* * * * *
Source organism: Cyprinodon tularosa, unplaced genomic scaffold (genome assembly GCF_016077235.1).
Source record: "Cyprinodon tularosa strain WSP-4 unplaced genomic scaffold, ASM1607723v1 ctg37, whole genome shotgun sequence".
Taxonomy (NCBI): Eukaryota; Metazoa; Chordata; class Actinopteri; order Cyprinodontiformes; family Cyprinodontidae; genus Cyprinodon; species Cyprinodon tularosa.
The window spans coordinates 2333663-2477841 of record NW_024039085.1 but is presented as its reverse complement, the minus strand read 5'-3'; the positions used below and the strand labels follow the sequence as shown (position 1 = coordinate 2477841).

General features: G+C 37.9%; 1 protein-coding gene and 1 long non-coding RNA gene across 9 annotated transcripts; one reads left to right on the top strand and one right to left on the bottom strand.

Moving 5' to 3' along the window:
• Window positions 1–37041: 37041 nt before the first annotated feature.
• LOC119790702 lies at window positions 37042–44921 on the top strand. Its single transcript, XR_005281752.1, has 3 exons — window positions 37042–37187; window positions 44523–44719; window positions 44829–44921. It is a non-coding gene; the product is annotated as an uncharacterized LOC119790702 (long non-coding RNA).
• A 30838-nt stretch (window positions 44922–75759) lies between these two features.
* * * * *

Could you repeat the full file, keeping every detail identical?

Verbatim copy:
Source organism: Cyprinodon tularosa, unplaced genomic scaffold (genome assembly GCF_016077235.1).
Source record: "Cyprinodon tularosa strain WSP-4 unplaced genomic scaffold, ASM1607723v1 ctg37, whole genome shotgun sequence".
Taxonomy (NCBI): Eukaryota; Metazoa; Chordata; class Actinopteri; order Cyprinodontiformes; family Cyprinodontidae; genus Cyprinodon; species Cyprinodon tularosa.
The window spans coordinates 2333663-2477841 of record NW_024039085.1 but is presented as its reverse complement, the minus strand read 5'-3'; the positions used below and the strand labels follow the sequence as shown (position 1 = coordinate 2477841).

General features: G+C 37.9%; 1 protein-coding gene and 1 long non-coding RNA gene across 9 annotated transcripts; one reads left to right on the top strand and one right to left on the bottom strand.

Moving 5' to 3' along the window:
• Window positions 1–37041: 37041 nt before the first annotated feature.
• LOC119790702 lies at window positions 37042–44921 on the top strand. Its single transcript, XR_005281752.1, has 3 exons — window positions 37042–37187; window positions 44523–44719; window positions 44829–44921. It is a non-coding gene; the product is annotated as an uncharacterized LOC119790702 (long non-coding RNA).
• A 30838-nt stretch (window positions 44922–75759) lies between these two features.